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2013 Hyundai Accent Overview
2012 was no yawn year for the Accent, as Hyundai released its redesigned subcompact just as our gasoline gripes reached full volume. A low entry price, high efficiency and the most powerful engine in the category is a sturdy trifecta. Besides, people seemed to like what they saw with the Accent. Perhaps Hyundai has finally surpassed its reputation as a Korean Kar and passed over into automotive acceptance, but just in case you’re not convinced, they’re willing to tack on a few extra amenities for 2013.
That’s right, the 2013 Accent is here to offer more. It didn’t have to, either. The Accent topped sales figures amongst its class for several months in 2012, so it looks like Hyundai is just trying to cement its place. The Accent was already quite well-equipped through its three trims of GLS 4-door sedan and GS and SE 5-door hatchbacks. For 2013, heated side mirrors appear as standard fare on all three trim levels, not to mention air conditioning and an upgraded stereo with new MP3 inputs and satellite radio. You’ll also get remote-keyless entry as a standard feature across the lineup, and the sporty SE trim gets turn-signal indicators stuck into its side mirrors. If you want a further upgrade (and a way to differentiate the new one from the 2012 model), the SE can now be fitted with a power sunroof as well.
That’s a lot of tech for a supposedly entry-level offering. But we’ve come to expect a little more from Hyundai, ever since the first days of its 10-year/10,000-mile warranty. For the Accent, it starts with the most powerful engine in its class. Only the Chevy Sonic can match it, with the same horsepower rating of 138 and slightly more torque than the Accent’s 123 lb-ft. The direct-injection 1.6-liter engine has been a winner for Hyundai, powering the Elantra and Veloster as well as Kia offerings like the Rio and the Soul. Its light weight and relatively high power have proven a versatile combination, helped by tech like continuous variable valve timing on intake and exhaust. Paired with buyer’s choice of 6-speed manual or automatic transmissions, it even allows for a bit of fun from the sprightly Accent, especially when paired with the sport suspension in the SE.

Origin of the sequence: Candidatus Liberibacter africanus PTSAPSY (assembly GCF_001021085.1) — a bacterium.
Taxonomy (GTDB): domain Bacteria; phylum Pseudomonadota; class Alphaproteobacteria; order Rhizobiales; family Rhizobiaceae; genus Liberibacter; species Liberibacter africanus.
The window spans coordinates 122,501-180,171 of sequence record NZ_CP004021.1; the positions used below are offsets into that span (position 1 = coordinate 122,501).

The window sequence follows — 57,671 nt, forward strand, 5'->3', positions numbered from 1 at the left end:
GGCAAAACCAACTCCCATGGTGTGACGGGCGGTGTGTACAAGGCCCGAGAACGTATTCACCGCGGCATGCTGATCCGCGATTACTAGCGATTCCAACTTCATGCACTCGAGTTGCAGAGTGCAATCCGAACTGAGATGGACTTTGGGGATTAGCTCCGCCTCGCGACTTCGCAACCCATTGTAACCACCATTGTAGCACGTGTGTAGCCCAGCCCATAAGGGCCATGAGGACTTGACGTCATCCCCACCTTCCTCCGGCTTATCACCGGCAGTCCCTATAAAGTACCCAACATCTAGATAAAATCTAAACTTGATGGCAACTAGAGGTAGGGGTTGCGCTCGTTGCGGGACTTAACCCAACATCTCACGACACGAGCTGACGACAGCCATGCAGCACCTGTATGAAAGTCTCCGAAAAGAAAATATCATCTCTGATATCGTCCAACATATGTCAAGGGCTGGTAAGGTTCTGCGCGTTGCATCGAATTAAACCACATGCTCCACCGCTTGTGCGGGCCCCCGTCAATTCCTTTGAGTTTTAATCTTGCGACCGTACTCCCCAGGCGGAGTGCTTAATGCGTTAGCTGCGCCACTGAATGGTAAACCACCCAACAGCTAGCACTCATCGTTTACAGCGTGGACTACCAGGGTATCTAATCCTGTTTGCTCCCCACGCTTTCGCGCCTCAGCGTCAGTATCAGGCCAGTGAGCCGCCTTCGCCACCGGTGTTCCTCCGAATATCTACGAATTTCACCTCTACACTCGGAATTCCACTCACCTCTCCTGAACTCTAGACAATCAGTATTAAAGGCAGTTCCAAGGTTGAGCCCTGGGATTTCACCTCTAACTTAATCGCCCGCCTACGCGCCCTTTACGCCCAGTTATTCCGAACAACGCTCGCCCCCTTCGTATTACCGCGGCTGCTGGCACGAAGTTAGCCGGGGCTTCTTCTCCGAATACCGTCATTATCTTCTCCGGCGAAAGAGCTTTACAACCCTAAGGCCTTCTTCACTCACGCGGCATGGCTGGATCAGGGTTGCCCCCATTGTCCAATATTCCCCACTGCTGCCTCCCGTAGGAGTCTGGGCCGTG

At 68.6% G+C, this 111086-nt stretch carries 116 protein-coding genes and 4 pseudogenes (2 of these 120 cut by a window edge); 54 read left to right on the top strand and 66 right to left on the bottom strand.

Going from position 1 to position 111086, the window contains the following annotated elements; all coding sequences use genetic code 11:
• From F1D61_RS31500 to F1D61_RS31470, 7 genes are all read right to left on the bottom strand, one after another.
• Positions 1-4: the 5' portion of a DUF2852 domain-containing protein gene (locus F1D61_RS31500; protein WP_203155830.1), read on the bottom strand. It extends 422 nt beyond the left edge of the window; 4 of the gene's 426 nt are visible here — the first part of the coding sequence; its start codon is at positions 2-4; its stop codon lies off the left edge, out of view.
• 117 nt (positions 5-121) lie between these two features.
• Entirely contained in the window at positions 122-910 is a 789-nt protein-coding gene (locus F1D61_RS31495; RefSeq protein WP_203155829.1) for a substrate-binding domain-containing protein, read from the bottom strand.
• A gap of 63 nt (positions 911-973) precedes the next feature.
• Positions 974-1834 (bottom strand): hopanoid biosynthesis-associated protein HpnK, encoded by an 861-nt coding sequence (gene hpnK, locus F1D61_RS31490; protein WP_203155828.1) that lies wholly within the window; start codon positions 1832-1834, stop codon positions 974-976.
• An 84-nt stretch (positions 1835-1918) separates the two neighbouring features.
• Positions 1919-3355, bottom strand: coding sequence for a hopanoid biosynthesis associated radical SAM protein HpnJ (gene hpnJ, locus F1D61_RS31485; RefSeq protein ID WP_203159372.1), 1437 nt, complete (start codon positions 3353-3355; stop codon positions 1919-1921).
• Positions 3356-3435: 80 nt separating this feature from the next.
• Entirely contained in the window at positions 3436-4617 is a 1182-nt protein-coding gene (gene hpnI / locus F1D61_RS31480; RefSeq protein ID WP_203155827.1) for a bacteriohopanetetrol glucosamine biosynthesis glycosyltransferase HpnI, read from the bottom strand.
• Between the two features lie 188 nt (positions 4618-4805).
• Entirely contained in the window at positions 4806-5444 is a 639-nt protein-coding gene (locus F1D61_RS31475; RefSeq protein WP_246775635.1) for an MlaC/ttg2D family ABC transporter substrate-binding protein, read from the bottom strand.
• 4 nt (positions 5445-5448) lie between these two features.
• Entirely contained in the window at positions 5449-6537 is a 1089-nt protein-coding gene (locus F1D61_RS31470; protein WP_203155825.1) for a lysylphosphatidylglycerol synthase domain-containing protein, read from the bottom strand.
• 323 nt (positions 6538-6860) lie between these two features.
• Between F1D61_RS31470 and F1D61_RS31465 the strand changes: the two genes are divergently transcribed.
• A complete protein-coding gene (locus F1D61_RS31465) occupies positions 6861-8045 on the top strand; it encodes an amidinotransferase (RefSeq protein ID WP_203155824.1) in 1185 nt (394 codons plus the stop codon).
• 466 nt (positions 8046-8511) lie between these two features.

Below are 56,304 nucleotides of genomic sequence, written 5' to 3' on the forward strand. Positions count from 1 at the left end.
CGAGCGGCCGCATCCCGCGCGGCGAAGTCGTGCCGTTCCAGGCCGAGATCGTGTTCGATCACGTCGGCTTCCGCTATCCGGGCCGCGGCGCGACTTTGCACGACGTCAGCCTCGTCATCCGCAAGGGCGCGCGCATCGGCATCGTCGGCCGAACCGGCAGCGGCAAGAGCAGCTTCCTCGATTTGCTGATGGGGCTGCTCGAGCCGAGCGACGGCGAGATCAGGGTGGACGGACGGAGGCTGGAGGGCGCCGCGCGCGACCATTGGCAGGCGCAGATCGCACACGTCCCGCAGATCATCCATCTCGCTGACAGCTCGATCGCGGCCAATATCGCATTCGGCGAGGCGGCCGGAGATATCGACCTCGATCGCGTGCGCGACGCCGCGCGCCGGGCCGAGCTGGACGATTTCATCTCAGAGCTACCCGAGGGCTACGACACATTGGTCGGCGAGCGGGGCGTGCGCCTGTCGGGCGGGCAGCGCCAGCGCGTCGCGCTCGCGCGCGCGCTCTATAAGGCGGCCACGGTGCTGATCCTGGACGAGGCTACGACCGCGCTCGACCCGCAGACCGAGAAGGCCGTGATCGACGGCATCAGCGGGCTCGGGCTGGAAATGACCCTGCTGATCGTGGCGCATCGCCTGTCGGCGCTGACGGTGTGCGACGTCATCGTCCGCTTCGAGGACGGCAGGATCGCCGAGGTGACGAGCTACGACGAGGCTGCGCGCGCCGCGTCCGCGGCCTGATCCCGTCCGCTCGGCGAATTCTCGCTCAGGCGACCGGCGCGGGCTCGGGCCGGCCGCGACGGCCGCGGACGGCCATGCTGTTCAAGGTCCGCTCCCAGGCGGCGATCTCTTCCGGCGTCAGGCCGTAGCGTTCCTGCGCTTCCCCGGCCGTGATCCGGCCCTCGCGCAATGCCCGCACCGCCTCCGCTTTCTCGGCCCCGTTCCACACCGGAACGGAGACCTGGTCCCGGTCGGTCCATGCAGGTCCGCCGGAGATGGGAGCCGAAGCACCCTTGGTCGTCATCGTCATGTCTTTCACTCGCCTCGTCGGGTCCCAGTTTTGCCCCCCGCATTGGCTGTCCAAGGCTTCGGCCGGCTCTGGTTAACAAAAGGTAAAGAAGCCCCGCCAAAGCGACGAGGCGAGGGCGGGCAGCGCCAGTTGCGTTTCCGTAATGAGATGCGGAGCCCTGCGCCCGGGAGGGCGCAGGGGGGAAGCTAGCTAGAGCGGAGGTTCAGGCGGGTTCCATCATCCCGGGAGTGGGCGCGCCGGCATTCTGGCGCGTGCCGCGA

Unfortunately, manufacturer estimates of the fuel economy run slightly high of real-world testing. Reviewers have reported falling as much as 5 mpg short of Hyundai’s 33 mpg city/40 highway figures. Even so, the Accent shouldn’t disappoint at the pump.
However there are shortcomings beyond some economy figure fudging. Rear visibility leaves much to be desired, especially in the GS and SE with their hatchback layout. Steering isn’t the best in the industry, although it's quite on par for the class. And the automatic transmission is a bit of a dog, especially when forced to climb. In this instance, the manual really is the better choice, for both fun and overall operation.
Last year’s redesign certainly lifted the Accent to a new level, as it had previously been left behind by the handling of the Mazda2, the tech of the Ford Fiesta and the finish of the Sonic. No, the Accent doesn’t surpass these models in any of those respects, but it still seems able to compete. Last year, the Accent saw a boost in sales of 51%. With continued improvements and upgrades like those we’re seeing for 2013, it doesn’t seem it’ll fall out of competition anytime soon.
by Michael Perkins
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Hyundai Accent Questions
Can Transmission Fluid Be Overfull
I have a 2013 Hyundai Accent with automatic transmission. When I went to change the oil I mistakenly removed the transmission plug and 2.5 liters came out. There is no dip stick and the capacity of ...